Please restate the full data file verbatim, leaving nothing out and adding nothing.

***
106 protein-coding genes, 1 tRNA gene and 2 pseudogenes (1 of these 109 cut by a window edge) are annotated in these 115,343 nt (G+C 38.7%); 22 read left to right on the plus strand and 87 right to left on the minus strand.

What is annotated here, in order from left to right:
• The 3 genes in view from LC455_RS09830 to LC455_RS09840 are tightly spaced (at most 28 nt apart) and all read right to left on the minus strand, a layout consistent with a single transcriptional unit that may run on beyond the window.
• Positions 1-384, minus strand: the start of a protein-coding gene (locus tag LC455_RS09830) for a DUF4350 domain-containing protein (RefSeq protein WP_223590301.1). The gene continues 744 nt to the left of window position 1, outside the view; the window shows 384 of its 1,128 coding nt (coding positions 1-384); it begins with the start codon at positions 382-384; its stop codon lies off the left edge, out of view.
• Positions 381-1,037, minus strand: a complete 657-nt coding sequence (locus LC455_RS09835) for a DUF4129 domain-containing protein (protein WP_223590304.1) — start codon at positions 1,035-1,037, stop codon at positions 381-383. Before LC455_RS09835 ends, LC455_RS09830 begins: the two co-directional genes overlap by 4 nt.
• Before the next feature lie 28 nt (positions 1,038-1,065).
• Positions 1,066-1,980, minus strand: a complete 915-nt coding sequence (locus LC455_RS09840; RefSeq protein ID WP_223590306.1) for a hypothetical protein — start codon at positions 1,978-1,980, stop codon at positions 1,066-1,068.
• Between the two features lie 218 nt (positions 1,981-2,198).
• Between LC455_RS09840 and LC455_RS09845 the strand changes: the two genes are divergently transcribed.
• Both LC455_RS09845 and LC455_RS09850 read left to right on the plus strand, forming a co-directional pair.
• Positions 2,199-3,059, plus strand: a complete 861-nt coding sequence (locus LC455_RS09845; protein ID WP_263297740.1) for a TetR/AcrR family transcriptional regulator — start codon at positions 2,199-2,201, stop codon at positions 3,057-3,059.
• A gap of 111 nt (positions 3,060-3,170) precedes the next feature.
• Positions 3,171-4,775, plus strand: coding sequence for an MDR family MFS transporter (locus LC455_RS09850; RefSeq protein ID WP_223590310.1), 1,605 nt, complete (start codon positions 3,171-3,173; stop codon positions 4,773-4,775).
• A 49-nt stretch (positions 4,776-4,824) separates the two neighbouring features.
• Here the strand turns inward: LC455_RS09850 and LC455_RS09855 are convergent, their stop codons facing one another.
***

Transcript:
106 protein-coding genes, 1 tRNA gene and 2 pseudogenes (1 of these 109 cut by a window edge) are annotated in these 115,343 nt (G+C 38.7%); 22 read left to right on the plus strand and 87 right to left on the minus strand.

What is annotated here, in order from left to right:
• The 3 genes in view from LC455_RS09830 to LC455_RS09840 are tightly spaced (at most 28 nt apart) and all read right to left on the minus strand, a layout consistent with a single transcriptional unit that may run on beyond the window.
• Positions 1-384, minus strand: the start of a protein-coding gene (locus tag LC455_RS09830) for a DUF4350 domain-containing protein (RefSeq protein WP_223590301.1). The gene continues 744 nt to the left of window position 1, outside the view; the window shows 384 of its 1,128 coding nt (coding positions 1-384); it begins with the start codon at positions 382-384; its stop codon lies off the left edge, out of view.
• Positions 381-1,037, minus strand: a complete 657-nt coding sequence (locus LC455_RS09835) for a DUF4129 domain-containing protein (protein WP_223590304.1) — start codon at positions 1,035-1,037, stop codon at positions 381-383. Before LC455_RS09835 ends, LC455_RS09830 begins: the two co-directional genes overlap by 4 nt.
• Before the next feature lie 28 nt (positions 1,038-1,065).
• Positions 1,066-1,980, minus strand: a complete 915-nt coding sequence (locus LC455_RS09840; RefSeq protein ID WP_223590306.1) for a hypothetical protein — start codon at positions 1,978-1,980, stop codon at positions 1,066-1,068.
• Between the two features lie 218 nt (positions 1,981-2,198).
• Between LC455_RS09840 and LC455_RS09845 the strand changes: the two genes are divergently transcribed.
• Both LC455_RS09845 and LC455_RS09850 read left to right on the plus strand, forming a co-directional pair.
• Positions 2,199-3,059, plus strand: a complete 861-nt coding sequence (locus LC455_RS09845; protein ID WP_263297740.1) for a TetR/AcrR family transcriptional regulator — start codon at positions 2,199-2,201, stop codon at positions 3,057-3,059.
• A gap of 111 nt (positions 3,060-3,170) precedes the next feature.
• Positions 3,171-4,775, plus strand: coding sequence for an MDR family MFS transporter (locus LC455_RS09850; RefSeq protein ID WP_223590310.1), 1,605 nt, complete (start codon positions 3,171-3,173; stop codon positions 4,773-4,775).
• A 49-nt stretch (positions 4,776-4,824) separates the two neighbouring features.
• Here the strand turns inward: LC455_RS09850 and LC455_RS09855 are convergent, their stop codons facing one another.